Keep opioids safe for everyone
Narcotic painkillers, or opioids, are useful medicines.
But they can be deadly in the wrong hands.
That includes when people misuse prescription opioids they get from people they know instead of a doctor.
If your doctor prescribes an opioid for you, here are three ways you can help keep yourself and others safe:
- Don’t share your medicines. A medicine prescribed for you is for you and no one else, says Donna Raziano, MD, Chief Medical Officer at Mercy LIFE. “Please don’t give your opioid, or any other medicines, away,” she says.
- Keep your medicines in a safe place. Don’t keep them in an unlocked bathroom cabinet or in your purse, for example.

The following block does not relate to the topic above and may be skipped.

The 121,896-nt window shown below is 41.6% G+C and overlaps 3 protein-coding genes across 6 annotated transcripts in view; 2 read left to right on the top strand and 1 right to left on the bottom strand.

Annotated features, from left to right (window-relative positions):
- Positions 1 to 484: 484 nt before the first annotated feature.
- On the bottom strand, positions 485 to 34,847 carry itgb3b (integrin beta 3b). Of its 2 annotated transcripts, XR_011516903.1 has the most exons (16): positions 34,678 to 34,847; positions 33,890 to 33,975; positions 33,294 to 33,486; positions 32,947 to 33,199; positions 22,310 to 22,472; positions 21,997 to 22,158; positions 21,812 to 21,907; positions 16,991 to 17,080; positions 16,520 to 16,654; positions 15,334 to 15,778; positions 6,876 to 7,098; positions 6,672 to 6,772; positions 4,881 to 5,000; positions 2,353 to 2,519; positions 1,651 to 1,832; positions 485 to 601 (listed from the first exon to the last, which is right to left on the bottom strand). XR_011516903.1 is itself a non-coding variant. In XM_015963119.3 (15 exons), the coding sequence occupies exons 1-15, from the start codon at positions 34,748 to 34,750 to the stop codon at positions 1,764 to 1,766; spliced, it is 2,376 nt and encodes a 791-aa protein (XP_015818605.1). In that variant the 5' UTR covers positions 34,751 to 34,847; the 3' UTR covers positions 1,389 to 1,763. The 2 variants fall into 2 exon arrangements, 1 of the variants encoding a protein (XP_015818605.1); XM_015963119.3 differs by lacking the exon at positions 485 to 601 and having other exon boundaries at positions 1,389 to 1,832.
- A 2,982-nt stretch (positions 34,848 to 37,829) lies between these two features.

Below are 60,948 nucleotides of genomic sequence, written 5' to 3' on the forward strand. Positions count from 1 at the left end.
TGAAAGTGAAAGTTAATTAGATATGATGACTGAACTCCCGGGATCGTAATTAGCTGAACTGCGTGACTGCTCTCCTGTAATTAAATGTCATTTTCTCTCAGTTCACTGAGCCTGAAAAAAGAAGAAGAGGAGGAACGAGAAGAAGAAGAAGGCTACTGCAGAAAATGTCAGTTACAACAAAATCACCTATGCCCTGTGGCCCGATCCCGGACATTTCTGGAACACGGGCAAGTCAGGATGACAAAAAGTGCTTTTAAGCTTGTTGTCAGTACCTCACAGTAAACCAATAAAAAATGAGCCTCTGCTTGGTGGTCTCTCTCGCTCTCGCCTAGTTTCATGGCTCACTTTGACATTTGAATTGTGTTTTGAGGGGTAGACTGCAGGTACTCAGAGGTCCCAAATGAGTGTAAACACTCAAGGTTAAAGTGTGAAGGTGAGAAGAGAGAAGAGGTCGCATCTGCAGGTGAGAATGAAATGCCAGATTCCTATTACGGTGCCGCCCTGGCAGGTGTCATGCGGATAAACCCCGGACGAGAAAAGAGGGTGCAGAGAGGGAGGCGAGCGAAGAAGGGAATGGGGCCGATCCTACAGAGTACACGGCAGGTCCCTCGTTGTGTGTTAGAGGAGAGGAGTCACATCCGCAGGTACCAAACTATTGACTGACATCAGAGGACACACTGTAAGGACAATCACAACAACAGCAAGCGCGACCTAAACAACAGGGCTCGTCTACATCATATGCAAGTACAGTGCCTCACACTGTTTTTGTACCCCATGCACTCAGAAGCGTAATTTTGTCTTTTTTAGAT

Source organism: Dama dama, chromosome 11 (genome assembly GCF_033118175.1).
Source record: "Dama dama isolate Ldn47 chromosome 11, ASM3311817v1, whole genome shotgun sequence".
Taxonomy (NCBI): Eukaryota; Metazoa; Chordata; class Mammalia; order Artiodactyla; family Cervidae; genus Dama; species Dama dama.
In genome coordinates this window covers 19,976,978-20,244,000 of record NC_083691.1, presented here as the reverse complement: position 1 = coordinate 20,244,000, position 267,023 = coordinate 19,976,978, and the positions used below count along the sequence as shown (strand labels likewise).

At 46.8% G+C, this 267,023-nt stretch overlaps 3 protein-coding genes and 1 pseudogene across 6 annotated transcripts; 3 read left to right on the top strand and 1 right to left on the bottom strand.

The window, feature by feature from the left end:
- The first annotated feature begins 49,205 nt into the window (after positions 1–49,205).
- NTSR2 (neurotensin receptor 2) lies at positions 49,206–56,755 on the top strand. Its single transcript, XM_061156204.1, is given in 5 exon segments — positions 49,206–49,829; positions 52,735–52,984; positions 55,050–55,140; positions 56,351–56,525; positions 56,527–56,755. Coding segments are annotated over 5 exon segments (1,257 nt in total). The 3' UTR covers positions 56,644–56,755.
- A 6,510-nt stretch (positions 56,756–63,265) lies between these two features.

- Store them up high and out of sight where they can’t be found either by chance or on purpose.
- It’s best to lock your medicines up, such as in a box or cabinet (or even in a locked bag kept in your fridge), Dr. Raziano says.
- After taking your pills, immediately put them away before you forget.
- Get rid of unused opioids. Read the package instructions for how to safely do this. You can also call your pharmacy to see if they take back unneeded pain meds.
“If you have an opioid narcotic at home, I strongly encourage you to find it and secure it or dispose of it,” Dr. Raziano says. “Doing so could help save lives.”